Exposure to these chemical substances can lead to headaches, nausea and cancer. These compounds also cause damage to plants.

Impacts of Air Pollution

Effects of air pollution on human health

According to Watt (2009), the effects of air pollution varies depending on the cause. Air pollution has serious negative impacts on human health which can either be long or short-term depending on the extent of exposure. It is linked to the increased cases of respiratory diseases such as asthma, heart diseases, lung cancer and stroke. Sokhi (2008) says that the health effects caused by air pollution in most of the cases comprise of difficulties in breathing, wheezing, coughing, frequent headaches and worsening of any existing cardiac and respiratory conditions.

According to the research by Bytnerowicz, Arbaugh and Alonso (2003), most of the lung diseases, cancer cases, cardiovascular diseases, retarded learning and poor development of the nervous system in children emanate from incidences of air pollution. This scholar states that some of these health effects may be direct while others indirect. The indirect effects may result from global warming which is majorly caused by air pollution. Other minor effects of air pollution include irritation of the skin, tiredness and dizziness. These health effects if not addressed at early stages result to death.

Response to the impacts of exposure of carbon dioxide on human health.

According to Watt (2009), one of the major air pollutants is carbon monoxide. This pollutant has severe impacts to human health which can easily result to death if nothing is done about the situation of the exposed victim. In most cases this gas blocks the body tissues form getting oxygen, a gas that is crucial in all the body respiratory processes. When this happens, the respiratory processes come to a halt and the victim may go into a comma and can finally die.

To effectively respond to the impacts of exposure, there is a need to create awareness on to the public concerning the dangers of this pollutant, its sources and ways of reducing the emission. Koenig (2000) states that, the best way of addressing the impacts of carbon monoxide are by increasing carbon sink. This can be done by avoiding poor farming activities and encouraging planting of more trees.

The use of clean sources of energy such as wind, solar and hydro-power should be encouraged to reduce the use of fossil fuel which is the main source of carbon monoxide. Countries should also come up with ways of regulating the emission of this gas. If by chance one is affected by air pollution, medical help should be sought immediately and to avoid any serious and future impacts, the sources of the pollutant should be eliminated. The elimination of the source of the pollutant requires a collaborative approach from the community; otherwise the treatments for the health problems caused by this pollutant will be in vain.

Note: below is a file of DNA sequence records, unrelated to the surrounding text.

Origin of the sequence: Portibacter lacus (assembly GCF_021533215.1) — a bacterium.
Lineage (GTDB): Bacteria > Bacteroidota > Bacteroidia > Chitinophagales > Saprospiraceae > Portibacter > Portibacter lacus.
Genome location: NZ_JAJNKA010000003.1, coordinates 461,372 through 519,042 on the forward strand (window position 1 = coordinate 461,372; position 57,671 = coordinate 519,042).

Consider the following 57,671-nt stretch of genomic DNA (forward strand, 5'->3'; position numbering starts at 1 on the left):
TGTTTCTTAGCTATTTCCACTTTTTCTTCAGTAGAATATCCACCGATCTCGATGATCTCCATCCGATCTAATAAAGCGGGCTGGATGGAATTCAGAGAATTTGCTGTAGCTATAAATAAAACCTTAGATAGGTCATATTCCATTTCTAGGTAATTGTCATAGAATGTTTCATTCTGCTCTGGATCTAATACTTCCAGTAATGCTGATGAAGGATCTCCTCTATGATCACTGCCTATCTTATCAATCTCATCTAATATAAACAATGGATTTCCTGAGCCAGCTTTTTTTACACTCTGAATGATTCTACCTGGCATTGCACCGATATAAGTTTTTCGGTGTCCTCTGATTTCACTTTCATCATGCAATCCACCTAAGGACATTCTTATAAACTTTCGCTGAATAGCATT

Control measures that are being put in place by government/industry to reduce exposure

The impacts of air pollution are severe and the need to come up with measures of reducing emissions has brought many nations together. Various governments have teamed up to come up with measures of addressing this issue in to reduce the exposure. The World Health Organization (WHO) has held several ministerial conferences on environmental health to help prevent and reduce human health diseases that are related to air pollution.

One such conference was the one held in Parma, Italy the year 2010 where governments agreed to commit themselves to prevent human-health through improved indoor and outdoor air quality. According to Barker and Tingey (2002), governments are now working on ways of reducing emissions of the toxic gases which are the main air pollutants. One of the strategies is through the Kyoto protocol, and signing of agreements among various countries on reduction of emissions.

Another strategy that governments are employing to reduce air pollution is the introduction of taxes on carbon emissions. More taxes are levied on gasoline use to encourage companies and industries to find ways of conserving energy and reducing the amount of emissions. These taxes are not meant to punish them by increasing cost of operations, but to motivate them to consider using green energy.

The United Nations economic Commission for Europe (UNECE) has also been working tirelessly to prevent and reduce levels of air pollution in their regions. Other Governments have introduced ways like carbon trading and credit help reduce the amount of gases emitted into the atmosphere. There are levels of emission that have been set by the governments and various environmental agencies have come up with regulations that are aimed at ensuring that the set target levels have been attained. These measures have been taken positively by many countries especially the developed nations by both the small and large scale companies.


Barker, J., & Tingey, T. (2002). Air Pollution Effects on Biodiversity. Boston, MA: Springer US.

Brimblecombe, P. (2000). The effects of air pollution on the built environment. London, England: Imperial College Press.

Bytnerowicz, A., Arbaugh, M., & Alonso, R. (2003). Ozone air pollution in the Sierra Nevada: Distribution and effects on forests. London, England: Elsevier.

Koenig, J. Q. (2000). Health Effects of Ambient Air Pollution: How safe is the air we breathe. Boston, MA: Springer US.

Sokhi, R. (2008). World atlas of atmospheric pollution. Hoboken, NJ: John Wiley & Sons Publishers.

Watt, J. (2009). The effects of air pollution on cultural heritage. New York, NY: Springer.